Inside The Mind of Depression

Depression conceptual design isolated on white background. Low mood concept

June 5, 2015

Depression (noun): a psycho-neurotic or psychotic disorder marked especially by sadness, inactivity, difficulty in thinking and concentration, a significant increase or decrease in appetite and time spent sleeping, feelings of dejection and hopelessness, and sometimes suicidal tendencies.

I have depression.

I was diagnosed with severe depression two years ago after the traumatic events that took place in my life sent me on a downhill spiral.

Recently, I’ve seen websites like Tumblr and Instagram glamorize the idea of mental illnesses making them seem that if you had one you were “lucky” because you are more sensitive or that you have more challenges to overcome, making you stronger in the end.  However that’s just not the case. Having a mental illness like depression, or any mental illness, is a chemical imbalance in your brain and makes you an outsider.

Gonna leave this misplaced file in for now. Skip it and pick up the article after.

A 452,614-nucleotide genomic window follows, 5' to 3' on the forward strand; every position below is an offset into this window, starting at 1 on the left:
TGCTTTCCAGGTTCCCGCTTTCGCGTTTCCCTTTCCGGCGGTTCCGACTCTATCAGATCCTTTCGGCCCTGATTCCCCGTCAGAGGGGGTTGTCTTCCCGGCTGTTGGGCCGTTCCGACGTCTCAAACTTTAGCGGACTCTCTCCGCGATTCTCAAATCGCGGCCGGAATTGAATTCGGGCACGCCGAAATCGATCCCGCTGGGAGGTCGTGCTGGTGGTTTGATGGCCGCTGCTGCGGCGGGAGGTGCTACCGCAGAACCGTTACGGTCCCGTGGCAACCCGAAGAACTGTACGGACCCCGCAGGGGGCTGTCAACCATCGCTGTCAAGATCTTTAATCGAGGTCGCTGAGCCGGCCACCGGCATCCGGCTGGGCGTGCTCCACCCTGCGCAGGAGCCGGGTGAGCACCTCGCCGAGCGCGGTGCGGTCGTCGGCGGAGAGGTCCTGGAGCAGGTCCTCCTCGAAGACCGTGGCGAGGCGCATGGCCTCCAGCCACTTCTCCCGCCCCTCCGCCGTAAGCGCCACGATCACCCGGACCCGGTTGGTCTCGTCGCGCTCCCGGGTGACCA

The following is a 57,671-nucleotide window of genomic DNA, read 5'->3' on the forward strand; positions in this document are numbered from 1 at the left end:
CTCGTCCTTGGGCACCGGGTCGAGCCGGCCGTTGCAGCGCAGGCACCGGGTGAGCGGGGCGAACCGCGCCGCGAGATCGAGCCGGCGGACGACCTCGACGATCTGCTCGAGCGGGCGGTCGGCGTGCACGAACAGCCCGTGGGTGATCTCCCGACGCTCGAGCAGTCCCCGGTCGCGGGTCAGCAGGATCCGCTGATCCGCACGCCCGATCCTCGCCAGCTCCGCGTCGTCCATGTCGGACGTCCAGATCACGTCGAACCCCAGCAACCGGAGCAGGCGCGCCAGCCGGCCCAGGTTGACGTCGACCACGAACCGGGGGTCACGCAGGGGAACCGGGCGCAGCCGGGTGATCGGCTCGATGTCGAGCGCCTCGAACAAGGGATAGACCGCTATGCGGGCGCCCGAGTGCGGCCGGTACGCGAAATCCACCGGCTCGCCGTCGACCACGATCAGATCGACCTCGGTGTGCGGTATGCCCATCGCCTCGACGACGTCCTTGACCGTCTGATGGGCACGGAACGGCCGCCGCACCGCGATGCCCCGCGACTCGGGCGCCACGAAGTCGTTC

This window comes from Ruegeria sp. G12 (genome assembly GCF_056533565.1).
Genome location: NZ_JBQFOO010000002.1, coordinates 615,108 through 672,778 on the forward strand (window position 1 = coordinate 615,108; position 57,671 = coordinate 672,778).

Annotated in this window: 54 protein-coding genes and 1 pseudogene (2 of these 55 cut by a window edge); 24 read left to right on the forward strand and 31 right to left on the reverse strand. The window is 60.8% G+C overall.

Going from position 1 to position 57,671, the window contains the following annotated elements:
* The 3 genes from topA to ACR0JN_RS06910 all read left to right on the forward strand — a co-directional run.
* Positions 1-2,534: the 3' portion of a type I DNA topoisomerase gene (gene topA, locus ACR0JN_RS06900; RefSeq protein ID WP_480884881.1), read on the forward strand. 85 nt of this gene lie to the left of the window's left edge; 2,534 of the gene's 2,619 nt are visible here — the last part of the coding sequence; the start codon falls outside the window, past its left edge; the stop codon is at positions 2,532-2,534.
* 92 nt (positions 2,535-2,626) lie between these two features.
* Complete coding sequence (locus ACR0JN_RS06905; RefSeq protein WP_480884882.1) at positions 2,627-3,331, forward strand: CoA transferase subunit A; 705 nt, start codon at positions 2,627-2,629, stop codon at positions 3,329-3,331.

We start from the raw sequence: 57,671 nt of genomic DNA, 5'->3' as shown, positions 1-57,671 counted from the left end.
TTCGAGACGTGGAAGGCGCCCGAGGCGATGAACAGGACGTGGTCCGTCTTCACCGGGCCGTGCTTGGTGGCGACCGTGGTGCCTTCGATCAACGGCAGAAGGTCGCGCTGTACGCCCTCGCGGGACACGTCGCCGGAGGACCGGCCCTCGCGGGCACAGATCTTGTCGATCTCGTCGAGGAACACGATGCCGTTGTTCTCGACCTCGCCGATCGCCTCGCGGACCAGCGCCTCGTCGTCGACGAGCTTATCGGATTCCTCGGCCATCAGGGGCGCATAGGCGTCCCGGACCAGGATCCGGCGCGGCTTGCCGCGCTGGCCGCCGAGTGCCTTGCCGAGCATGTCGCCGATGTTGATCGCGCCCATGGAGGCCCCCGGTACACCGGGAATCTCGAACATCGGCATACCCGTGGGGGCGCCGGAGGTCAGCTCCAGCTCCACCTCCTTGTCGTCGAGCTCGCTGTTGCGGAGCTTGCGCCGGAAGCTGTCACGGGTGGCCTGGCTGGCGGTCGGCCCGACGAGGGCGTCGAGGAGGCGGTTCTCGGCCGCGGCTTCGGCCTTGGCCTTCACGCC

When you tell someone you have depression, if you ever do, their reaction is always the same. Pity.

When you try to talk to them how you feel. Pity.

When you cry your eyes out in front of them. Pity.

You can cry to your friends and family about how terrible you feel however they will think you’re over reacting because they just don’t understand. You feel like no one understands you so you just lock all your emotions and feelings up until you feel numb. And let me tell you feeling numb, although its taking the easy way out, it makes everything worse as soon as something bad happens and the flood of sadness is released.

Another thing about depression is that you try to stray from the idea that everything in your life is a mess; but eventually you wake up to the reality that it’s not, and the tears come pouring out. I know what depression feels like, you feel numb and anxious and you’re hopeless of the future.

People will tell you over and over that “it will get better” but in your mind you don’t ever see it getting better. You can try every single coping skill, things like: playing an instrument, listening to music, reading, going on a walk, and even calling someone but sometimes none of it works. And when none of it works you hide away from everyone, you don’t go out anymore, you don’t text people, you don’t want to do anything but stay in your bed with the doors locked.

There seems to be no way out and it’s as if you become surrounded by mouse traps either way you go you’re going to get hurt. You think and think and think because there is no escape from your thoughts. There’s no escape from anything so you just stop trying.

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